- Microsoft release first Longhorn public beta

- Windows PowerShell Team Blog

- The Microsoft Exchange Team Blog

Apple profits up; all hail the iJobs

“Nothing sticks to Steve” will be a saying soon, I predict. Apple’s CEO Steve Jobs can do no wrong at the moment, not after the company posted a whopping 88 per cent profit for the last quarter. Dodgy back-dated share options worth millions? Who cares?

Former Apple finance boss Fred Anderson has a snowball’s chance in hell, as he protests Jobs was in on the scheme all along. “Jobs knew!” Anderson insists, but is anyone listening? Not the share market at least, which hoisted Apple’s share to a record US$101.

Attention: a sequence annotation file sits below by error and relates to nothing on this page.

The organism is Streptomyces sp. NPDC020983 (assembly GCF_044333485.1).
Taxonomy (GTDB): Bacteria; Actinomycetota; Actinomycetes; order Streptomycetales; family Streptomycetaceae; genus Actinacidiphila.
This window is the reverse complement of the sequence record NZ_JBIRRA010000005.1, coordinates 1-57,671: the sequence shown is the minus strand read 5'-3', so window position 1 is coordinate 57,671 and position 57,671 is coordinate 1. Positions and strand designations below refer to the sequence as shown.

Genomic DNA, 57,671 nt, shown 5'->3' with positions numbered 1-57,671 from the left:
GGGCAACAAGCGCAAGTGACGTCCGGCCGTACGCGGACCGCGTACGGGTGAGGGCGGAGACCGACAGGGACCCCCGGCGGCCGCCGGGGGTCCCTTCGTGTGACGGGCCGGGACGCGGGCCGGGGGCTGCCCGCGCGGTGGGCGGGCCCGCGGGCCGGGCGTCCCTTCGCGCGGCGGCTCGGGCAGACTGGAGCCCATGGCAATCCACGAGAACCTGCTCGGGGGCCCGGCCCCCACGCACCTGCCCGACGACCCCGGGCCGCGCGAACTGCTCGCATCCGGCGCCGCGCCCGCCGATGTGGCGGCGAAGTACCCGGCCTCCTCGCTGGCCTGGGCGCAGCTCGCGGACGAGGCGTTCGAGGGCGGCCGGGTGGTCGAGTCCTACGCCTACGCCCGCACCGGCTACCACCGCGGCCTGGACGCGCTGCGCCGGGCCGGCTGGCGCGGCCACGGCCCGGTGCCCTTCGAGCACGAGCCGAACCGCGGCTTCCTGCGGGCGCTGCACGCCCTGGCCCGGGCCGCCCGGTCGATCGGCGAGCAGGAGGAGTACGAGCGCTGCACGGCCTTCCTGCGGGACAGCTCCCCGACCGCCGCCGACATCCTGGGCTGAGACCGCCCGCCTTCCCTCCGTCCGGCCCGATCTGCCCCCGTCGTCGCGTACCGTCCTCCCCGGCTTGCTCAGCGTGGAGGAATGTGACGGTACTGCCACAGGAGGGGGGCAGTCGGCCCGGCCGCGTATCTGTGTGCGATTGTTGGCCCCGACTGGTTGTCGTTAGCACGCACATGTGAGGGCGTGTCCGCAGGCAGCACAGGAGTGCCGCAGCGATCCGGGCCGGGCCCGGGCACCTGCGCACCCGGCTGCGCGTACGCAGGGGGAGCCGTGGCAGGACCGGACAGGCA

Was Anderson the sacrificial lamb, or villain in the piece? I suspect we won’t know for a long while yet.

- Apple's board defends Jobs in stock options case

- Apple Board Members Bill Campbell, Millard Drexler, Albert Gore Jr., Arthur D. Levinson, Eric Schmidt and Jerry York today released the following statement

True viral ads

I’ve had my doubts about Google ads for a while, for the simple reason that they’re... on the Internet. This means that the ads have the potential to reach a huge audience, which is great for legit advertisers. What if they’re used for malicious purposes though?

I first came across such advertising on my blog, when I wrote an entry about a Premium SMS scammer targeting New Zealanders. As it happens, the scammer used (and still uses for all I know) Google to trap the unwary, and the ads appeared on my blog.